Shattuck in the Massachusett's General Hospital feeds his enteric fever patients on the following lines.
1. Milk, hot or cold, with or without salt, diluted with lime water, soda water, Apollinaris, or Vichy; peptogenic and peptonized milk; cream and water; milk with white of egg, buttermilk, koumyss, matzoon, milk whey, milk with tea, coffee and cocoa.
2. Soups : beef, veal, chicken, tomato, potato, oyster, mutton, pea, bean, squash; carefully strained and thickened with rice (powdered), arrowroot, flour, milk or cream, egg, barley.
3. Horlick's food, Mellin's food, malted milk, carnipeptone, bovinine, somatose.
4. Beef juice.
5. Gruels : strained corn meal, crackers, flour; barley water, toast water, albumin water with lemon juice.
6. Ice cream.
7. Eggs, soft boiled or raw, egg-nog.
8. Finely minced lean meat, scraped beef. The soft part of raw oysters. Soft crackers with milk or broth. Soft puddings without raisins. Soft toast without crust. Blancmange, wine jelly, apple sauce and macaroni.
This diet may be accepted as that favoured by American physicians who believe in varied feeding. Manges, Fitz, and Kinnicut, from whose admirable paper on the "Principles of Feeding in Typhoid Fever" I have abstracted it, have all had success with a diet very much on the above lines. Vaquez in France has also had good results with a diet consisting of milk, soups thickened with oat or rice flour, meat jelly, the yolks of three eggs daily, and somatose during the period of advance, and during the lysis grated meat, mutton for preference, instead of the meat jelly. Marsden at the Manchester Fever Hospital allowed bread and milk, custard, and minced meat to those patients who were hungry, and added fish in very many instances before the temperature reached the normal. His relapses numbered 13 per cent and had apparently no connexion with additions to the diet. The haemorrhage rate was low, only 3 per cent, and among the 200 cases there was no instance of perforation.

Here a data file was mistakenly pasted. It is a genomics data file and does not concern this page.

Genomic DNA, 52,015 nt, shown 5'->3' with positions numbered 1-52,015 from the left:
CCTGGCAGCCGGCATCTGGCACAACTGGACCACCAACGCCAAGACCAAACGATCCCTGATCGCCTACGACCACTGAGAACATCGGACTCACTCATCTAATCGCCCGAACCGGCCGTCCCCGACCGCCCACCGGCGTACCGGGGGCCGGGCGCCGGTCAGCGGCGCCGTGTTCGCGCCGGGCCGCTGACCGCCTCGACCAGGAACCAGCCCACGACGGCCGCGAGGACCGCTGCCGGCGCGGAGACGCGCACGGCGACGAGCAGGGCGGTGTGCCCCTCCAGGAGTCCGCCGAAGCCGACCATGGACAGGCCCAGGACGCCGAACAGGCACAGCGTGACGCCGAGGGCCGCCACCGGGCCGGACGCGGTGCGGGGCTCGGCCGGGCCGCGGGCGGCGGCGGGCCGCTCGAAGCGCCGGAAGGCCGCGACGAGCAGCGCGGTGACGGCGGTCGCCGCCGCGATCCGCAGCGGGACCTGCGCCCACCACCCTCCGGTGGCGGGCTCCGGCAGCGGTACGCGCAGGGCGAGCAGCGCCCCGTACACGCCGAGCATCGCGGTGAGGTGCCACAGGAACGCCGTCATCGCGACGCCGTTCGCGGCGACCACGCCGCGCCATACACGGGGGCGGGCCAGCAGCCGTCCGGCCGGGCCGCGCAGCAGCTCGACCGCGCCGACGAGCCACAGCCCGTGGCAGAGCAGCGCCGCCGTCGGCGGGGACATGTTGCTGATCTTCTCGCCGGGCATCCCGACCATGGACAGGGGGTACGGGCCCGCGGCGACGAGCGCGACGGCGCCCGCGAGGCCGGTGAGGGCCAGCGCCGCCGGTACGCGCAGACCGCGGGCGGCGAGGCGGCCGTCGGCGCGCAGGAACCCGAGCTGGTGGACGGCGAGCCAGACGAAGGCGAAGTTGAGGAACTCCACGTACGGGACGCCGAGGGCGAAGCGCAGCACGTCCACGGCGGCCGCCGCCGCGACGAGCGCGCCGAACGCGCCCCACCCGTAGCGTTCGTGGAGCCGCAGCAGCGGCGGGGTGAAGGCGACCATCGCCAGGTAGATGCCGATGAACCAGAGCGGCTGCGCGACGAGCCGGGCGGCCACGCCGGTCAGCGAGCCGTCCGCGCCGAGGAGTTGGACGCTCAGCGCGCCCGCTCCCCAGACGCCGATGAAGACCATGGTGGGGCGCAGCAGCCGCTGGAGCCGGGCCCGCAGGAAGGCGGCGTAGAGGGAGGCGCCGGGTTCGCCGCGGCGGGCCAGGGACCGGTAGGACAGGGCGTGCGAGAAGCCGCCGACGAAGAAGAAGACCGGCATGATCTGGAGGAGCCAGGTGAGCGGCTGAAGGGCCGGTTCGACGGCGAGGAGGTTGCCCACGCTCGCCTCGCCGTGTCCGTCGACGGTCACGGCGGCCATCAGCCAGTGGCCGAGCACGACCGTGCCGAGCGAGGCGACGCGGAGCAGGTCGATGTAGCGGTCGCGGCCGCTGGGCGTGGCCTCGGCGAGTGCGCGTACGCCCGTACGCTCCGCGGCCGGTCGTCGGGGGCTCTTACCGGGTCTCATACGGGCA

Marsden's conclusion is that on such a diet there is more rapid recovery, less risk of surreptitious feeding with undesirable substances, and a lessened tendency to asthenic complications.
My own experience of liberal feeding throughout the fever is a somewhat limited one, but I must confess that I saw no harm result from the use during the acute stage of milk puddings, bread and milk, and beef-tea thickened with well-boiled rice, the diet which was given by my predecessor at the Edinburgh City Hospital at the time I worked there as house physician. At present, however, as I have already stated in the earlier part of this article, I prefer to postpone semi-solids and solids to the period of early convalescence. The interesting figures, however, published by Kinnicutt go far to prove that it is quite safe to give a liberal dietary. He has collected records of 4,654 cases treated with fluid and of 733 with liberal diet, and the results are as follows : -
Relapses per cent.
Haemorrhages per cent.
Perforations per cent.
Mortality per cent.
On liberal diet
On fluid diet ....
It is of course difficult to draw conclusions from statistics of this sort, but the greatest care has been taken by Kinnicutt to secure that the test should be a fair one. The most interesting feature is the larger number of ulcerative accidents in the second group. It may fairly be asked does a low diet by starving the bowel walls help to increase rather than limit the process of ulceration?